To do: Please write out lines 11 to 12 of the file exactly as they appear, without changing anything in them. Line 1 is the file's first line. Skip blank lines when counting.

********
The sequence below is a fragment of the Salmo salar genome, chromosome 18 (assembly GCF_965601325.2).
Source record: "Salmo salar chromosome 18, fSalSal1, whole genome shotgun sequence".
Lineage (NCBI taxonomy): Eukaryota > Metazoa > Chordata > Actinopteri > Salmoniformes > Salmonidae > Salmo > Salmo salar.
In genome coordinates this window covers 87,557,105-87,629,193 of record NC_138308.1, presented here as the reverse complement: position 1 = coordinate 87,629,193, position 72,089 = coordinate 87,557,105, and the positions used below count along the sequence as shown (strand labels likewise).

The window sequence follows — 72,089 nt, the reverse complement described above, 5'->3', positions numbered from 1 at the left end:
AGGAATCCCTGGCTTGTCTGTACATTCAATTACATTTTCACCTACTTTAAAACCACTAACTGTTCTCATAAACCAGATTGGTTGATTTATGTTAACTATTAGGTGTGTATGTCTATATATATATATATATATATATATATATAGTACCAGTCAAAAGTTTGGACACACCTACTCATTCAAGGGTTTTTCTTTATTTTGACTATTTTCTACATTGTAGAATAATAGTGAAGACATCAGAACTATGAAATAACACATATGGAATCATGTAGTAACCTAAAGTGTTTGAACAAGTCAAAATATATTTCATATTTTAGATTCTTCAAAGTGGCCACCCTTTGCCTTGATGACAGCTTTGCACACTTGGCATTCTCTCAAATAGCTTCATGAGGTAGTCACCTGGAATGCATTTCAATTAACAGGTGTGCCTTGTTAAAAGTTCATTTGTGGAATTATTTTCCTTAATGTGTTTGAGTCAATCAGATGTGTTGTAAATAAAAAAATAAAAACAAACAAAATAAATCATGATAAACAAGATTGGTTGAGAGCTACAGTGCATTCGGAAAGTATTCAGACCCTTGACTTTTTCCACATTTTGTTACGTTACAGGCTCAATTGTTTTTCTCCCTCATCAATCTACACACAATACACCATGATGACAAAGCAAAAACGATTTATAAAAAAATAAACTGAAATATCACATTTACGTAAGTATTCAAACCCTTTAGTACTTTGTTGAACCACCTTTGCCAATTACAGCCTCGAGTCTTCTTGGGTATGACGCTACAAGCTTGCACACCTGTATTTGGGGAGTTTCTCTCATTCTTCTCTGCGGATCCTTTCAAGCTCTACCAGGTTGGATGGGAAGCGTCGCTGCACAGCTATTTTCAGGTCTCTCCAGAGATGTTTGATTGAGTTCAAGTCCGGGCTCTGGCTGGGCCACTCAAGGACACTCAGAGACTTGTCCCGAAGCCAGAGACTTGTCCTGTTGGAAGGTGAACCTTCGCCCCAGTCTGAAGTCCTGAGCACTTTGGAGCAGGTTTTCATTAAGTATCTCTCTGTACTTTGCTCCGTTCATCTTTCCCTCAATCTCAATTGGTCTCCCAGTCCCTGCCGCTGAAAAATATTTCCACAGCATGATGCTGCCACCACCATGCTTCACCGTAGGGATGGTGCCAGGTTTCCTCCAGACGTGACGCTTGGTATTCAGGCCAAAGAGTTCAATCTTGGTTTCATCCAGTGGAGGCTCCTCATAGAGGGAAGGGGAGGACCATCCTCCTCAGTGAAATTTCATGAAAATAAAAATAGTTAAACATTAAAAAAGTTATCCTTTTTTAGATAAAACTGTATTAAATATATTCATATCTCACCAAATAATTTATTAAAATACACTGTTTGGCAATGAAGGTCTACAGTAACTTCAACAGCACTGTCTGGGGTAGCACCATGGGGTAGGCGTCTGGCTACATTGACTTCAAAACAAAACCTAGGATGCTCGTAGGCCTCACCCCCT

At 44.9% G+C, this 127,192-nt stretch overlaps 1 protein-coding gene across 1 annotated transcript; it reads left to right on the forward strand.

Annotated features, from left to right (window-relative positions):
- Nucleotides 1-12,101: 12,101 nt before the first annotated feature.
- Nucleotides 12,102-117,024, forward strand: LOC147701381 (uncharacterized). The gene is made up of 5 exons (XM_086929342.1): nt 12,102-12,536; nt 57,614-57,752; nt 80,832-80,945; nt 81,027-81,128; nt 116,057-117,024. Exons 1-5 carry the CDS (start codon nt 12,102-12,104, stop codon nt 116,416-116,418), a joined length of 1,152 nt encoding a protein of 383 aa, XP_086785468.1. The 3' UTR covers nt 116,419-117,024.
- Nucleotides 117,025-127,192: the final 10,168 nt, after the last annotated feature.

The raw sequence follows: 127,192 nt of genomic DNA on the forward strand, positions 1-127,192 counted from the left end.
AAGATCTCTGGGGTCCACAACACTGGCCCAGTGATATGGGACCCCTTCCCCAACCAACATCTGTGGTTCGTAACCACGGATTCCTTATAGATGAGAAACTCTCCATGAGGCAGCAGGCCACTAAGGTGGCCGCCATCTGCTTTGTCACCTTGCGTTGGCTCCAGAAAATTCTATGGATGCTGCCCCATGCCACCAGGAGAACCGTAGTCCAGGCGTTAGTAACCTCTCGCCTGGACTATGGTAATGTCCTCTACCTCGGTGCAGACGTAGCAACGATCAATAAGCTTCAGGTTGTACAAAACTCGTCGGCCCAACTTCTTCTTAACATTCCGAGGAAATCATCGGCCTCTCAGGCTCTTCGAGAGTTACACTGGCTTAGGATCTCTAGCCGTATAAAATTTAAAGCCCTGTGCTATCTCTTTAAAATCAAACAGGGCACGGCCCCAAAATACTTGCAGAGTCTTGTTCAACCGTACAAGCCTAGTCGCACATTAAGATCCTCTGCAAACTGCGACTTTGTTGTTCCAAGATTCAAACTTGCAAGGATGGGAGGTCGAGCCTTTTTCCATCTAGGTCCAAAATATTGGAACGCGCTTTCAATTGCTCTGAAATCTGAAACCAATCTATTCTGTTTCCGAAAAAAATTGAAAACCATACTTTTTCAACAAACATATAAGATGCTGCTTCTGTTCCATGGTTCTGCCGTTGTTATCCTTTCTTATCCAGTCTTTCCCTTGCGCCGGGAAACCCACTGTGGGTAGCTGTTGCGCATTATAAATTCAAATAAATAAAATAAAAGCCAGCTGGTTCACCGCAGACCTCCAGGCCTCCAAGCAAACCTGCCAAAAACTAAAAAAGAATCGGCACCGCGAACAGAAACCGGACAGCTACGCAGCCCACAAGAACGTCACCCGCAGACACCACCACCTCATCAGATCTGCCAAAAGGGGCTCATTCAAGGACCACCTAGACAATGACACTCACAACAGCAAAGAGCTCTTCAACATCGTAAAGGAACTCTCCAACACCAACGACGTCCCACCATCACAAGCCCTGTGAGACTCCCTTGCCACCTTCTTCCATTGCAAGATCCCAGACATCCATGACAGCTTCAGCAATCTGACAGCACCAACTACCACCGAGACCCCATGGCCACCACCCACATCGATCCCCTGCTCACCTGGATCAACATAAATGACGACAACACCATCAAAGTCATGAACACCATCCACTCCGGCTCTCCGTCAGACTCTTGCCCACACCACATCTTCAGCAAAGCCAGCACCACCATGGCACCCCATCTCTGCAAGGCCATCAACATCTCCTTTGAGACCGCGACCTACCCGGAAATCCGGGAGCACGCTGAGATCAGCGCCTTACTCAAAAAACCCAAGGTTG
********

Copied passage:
- Nucleotides 117,025-127,192: the final 10,168 nt, after the last annotated feature.

The raw sequence follows: 127,192 nt of genomic DNA on the forward strand, positions 1-127,192 counted from the left end.